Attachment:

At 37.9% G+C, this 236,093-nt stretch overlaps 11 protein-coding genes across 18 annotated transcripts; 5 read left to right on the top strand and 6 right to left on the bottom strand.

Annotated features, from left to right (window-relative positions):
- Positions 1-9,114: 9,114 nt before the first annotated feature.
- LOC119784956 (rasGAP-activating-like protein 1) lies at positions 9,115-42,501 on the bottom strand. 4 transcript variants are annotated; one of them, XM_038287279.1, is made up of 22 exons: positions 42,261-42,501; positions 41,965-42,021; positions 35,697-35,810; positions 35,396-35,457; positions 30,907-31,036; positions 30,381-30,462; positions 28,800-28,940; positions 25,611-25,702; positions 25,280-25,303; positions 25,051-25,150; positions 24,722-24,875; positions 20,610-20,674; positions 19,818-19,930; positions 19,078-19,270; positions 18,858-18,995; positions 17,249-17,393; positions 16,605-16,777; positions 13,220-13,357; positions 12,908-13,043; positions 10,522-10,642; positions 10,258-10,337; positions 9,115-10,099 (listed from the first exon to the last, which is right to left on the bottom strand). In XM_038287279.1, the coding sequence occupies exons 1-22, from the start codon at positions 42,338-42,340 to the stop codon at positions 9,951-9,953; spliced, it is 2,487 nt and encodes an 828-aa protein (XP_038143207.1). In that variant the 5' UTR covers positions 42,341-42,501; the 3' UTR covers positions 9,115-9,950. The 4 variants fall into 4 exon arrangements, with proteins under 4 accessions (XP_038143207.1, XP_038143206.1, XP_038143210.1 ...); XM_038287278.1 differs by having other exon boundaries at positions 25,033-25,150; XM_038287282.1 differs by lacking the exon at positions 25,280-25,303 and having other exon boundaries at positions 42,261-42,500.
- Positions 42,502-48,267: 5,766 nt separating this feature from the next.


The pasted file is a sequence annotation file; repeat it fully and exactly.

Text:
At 37.9% G+C, this 236,093-nt stretch overlaps 11 protein-coding genes across 18 annotated transcripts; 5 read left to right on the top strand and 6 right to left on the bottom strand.

Annotated features, from left to right (window-relative positions):
- Positions 1-9,114: 9,114 nt before the first annotated feature.
- LOC119784956 (rasGAP-activating-like protein 1) lies at positions 9,115-42,501 on the bottom strand. 4 transcript variants are annotated; one of them, XM_038287279.1, is made up of 22 exons: positions 42,261-42,501; positions 41,965-42,021; positions 35,697-35,810; positions 35,396-35,457; positions 30,907-31,036; positions 30,381-30,462; positions 28,800-28,940; positions 25,611-25,702; positions 25,280-25,303; positions 25,051-25,150; positions 24,722-24,875; positions 20,610-20,674; positions 19,818-19,930; positions 19,078-19,270; positions 18,858-18,995; positions 17,249-17,393; positions 16,605-16,777; positions 13,220-13,357; positions 12,908-13,043; positions 10,522-10,642; positions 10,258-10,337; positions 9,115-10,099 (listed from the first exon to the last, which is right to left on the bottom strand). In XM_038287279.1, the coding sequence occupies exons 1-22, from the start codon at positions 42,338-42,340 to the stop codon at positions 9,951-9,953; spliced, it is 2,487 nt and encodes an 828-aa protein (XP_038143207.1). In that variant the 5' UTR covers positions 42,341-42,501; the 3' UTR covers positions 9,115-9,950. The 4 variants fall into 4 exon arrangements, with proteins under 4 accessions (XP_038143207.1, XP_038143206.1, XP_038143210.1 ...); XM_038287278.1 differs by having other exon boundaries at positions 25,033-25,150; XM_038287282.1 differs by lacking the exon at positions 25,280-25,303 and having other exon boundaries at positions 42,261-42,500.
- Positions 42,502-48,267: 5,766 nt separating this feature from the next.